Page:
When it comes to completing your master’s degree fully online, there are a lot of factors that come into play when determining how long it will take you finish. You will have to choose a school that offers the best value fully online program for your area of study, and each school, each program, is different. Still, a ballpark answer would look something like this: It will take you anywhere between eighteen months and three years, on average, to get your fully online master’s degree. Of course, like most things in life, there is no simple answer. However, there are two clear factors the effect the number of months or years you will be enrolled in coursework: the program requirements and the number of courses completed each term.
The point is to get the best value out of your online experience. Once you’ve considered the cost and narrowed down your program, it is time to take into consideration how long you plan to spend in school. You’ll need to look at the amount of time you can dedicate to your online coursework. Not only do you need time to attend the class online or gather the lectures, you’ll need to account for time to complete your coursework, study, and do any necessary research to complete projects and tests. As a general rule, for every hour of lecture time you can expect about two hours of coursework. You can use this formula to figure out how much time you need per class, per term. For example, if you plan to take three courses that require three hours of lecture time per week, that equals six hours of additional work per class, a total of eighteen hours. Add back in those nine hours of time in lecture and you have now twenty-seven total hours that you’ll need to dedicate to coursework each week.²
As you’re choosing your program, you can use the chart below that shows data compiled by U.S. News that ranks the time it took to complete specific online master’s degree programs across disciplines from July 2015 to July 2016. The chart includes the most popular online master’s degree programs nationwide and it should be noted that in the examples below students don’t drop or skip any courses while enrolled.
|Most frequent duration of time for new students to graduate (mode)||Most common program target time to graduate (mode)||
Average three-year graduation rate
|MBA||2 years||2 years||62.7%|
|Business (excluding MBA)||2 years||2 years||58.7%|
|criminal justice||2 years||2 years||62.6%|
|Education||2 years||2 years||61.9%|
|Engineering||3 years||2 years||55.4%|
|Information technology||2 years||2 years||54.3%|
|Nursing||3 years||2-3 years||67.8%|
In addition, some schools do offer fully online accelerated master degree programs in areas such as business, nursing, and management. When you are mapping out your plan for completion and setting your deadlines, take into consideration all the factors that may delay you: Do you have a demanding or fluctuating job that may require flexibility? Do you have any major family commitments coming up over the next few years, for example, planning on having a baby or relocating? Are you in the military? How many actual hours can you commit each week to coursework realistically? Must your program be completed in a certain number of years? Do you have any licensures that you’ll need to take within a specific timeframe of completing your online degree program or before you enroll? Take all of these factors into consideration when you are determining your timeline. Once enrolled, practice smart time-management to stay on track and reach your goals. You must be realistic about your target completion date.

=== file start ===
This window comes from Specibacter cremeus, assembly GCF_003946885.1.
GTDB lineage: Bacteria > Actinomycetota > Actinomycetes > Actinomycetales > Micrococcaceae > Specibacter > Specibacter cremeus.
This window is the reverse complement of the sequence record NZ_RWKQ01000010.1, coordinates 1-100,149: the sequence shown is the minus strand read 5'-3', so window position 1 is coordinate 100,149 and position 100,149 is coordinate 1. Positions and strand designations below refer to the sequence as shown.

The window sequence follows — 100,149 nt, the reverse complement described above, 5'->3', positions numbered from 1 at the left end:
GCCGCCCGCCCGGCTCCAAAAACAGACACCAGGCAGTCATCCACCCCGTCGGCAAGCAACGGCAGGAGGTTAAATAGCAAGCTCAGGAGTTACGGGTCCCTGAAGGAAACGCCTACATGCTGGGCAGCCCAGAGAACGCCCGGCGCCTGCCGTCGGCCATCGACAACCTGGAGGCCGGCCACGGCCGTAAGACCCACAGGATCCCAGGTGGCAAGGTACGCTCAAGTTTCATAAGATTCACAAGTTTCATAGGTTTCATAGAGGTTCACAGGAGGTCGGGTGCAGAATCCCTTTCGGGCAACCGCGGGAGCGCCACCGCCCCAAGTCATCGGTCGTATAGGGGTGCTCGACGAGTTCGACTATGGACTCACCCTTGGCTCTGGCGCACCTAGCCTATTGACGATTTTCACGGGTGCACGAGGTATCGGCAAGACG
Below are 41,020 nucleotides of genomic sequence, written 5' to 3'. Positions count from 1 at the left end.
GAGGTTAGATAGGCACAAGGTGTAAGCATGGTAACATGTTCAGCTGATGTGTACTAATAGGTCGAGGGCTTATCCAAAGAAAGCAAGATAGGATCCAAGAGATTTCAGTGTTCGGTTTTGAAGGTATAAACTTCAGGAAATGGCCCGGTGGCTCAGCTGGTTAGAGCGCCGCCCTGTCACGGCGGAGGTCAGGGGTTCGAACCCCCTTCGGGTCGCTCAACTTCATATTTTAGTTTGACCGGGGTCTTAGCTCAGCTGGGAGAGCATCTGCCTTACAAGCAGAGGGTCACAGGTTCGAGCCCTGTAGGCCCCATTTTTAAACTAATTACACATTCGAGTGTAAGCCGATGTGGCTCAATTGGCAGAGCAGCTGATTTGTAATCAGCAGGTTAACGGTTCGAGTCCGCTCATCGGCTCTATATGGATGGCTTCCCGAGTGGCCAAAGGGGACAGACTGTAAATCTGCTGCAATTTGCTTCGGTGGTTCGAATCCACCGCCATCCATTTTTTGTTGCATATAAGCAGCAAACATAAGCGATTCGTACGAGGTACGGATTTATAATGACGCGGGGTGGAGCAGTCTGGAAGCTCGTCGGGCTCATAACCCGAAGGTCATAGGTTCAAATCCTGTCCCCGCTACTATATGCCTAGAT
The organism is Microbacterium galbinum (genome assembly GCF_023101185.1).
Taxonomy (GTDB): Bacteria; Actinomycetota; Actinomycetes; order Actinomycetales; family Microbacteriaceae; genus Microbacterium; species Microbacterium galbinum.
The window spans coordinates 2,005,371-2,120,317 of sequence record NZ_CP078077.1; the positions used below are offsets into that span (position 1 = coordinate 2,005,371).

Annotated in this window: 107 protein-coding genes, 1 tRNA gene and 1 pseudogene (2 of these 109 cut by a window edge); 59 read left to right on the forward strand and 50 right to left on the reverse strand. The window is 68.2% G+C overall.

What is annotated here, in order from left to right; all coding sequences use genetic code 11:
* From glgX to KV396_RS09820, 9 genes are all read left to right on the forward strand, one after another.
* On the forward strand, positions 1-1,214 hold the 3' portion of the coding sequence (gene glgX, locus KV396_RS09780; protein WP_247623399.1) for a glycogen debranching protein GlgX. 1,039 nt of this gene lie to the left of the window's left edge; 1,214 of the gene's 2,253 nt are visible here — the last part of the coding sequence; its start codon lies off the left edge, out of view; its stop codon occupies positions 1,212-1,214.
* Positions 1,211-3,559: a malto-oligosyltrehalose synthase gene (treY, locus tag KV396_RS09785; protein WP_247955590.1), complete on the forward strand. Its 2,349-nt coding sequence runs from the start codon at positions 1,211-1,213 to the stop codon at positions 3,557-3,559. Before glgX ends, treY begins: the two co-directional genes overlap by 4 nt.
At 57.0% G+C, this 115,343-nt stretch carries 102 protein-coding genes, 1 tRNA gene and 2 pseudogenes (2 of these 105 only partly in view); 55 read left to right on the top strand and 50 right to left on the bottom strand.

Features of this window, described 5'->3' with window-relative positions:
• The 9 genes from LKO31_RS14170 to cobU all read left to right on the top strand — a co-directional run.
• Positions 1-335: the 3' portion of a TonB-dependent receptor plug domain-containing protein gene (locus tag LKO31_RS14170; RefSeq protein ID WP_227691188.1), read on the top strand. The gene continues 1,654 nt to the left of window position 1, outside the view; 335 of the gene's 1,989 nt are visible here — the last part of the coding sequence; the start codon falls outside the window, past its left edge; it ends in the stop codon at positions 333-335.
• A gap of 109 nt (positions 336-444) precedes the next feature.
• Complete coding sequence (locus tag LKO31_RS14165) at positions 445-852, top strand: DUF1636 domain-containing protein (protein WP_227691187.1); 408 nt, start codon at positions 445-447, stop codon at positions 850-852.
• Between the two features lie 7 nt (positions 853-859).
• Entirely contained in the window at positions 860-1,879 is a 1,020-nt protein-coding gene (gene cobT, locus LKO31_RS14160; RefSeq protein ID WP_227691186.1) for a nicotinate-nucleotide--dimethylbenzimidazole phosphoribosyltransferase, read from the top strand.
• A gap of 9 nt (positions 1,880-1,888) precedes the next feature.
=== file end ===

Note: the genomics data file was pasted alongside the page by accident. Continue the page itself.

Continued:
All online schools offer a wealth of fully online resources that will be able to aid you through your online degree experience and help to keep you on track. Utilize these student services such as 24/7 library access, faculty advisement, tutoring programs, online networking and study groups. These services can help to keep you focused and on track so you’ll complete your online graduate degree program on time.
When all is said and done, finishing your online master’s degree on time is up to you. With a little planning ahead of time and a commitment to work hard till completion, you’ll find that once you’re in the swing of things managing work, family, or other commitments along with your commitment to higher education will fly by and pay off greatly in the end.
((C x H) x 2) + (C x H) = T
Number of courses = C
Hours in lectures = H
Total Number of Hours per week = T
Hours outside of lecture time = 2
((3 x 3) x 2) + (3 x 3) = T
(9 x 2) + 9 = T
18 + 9 = 27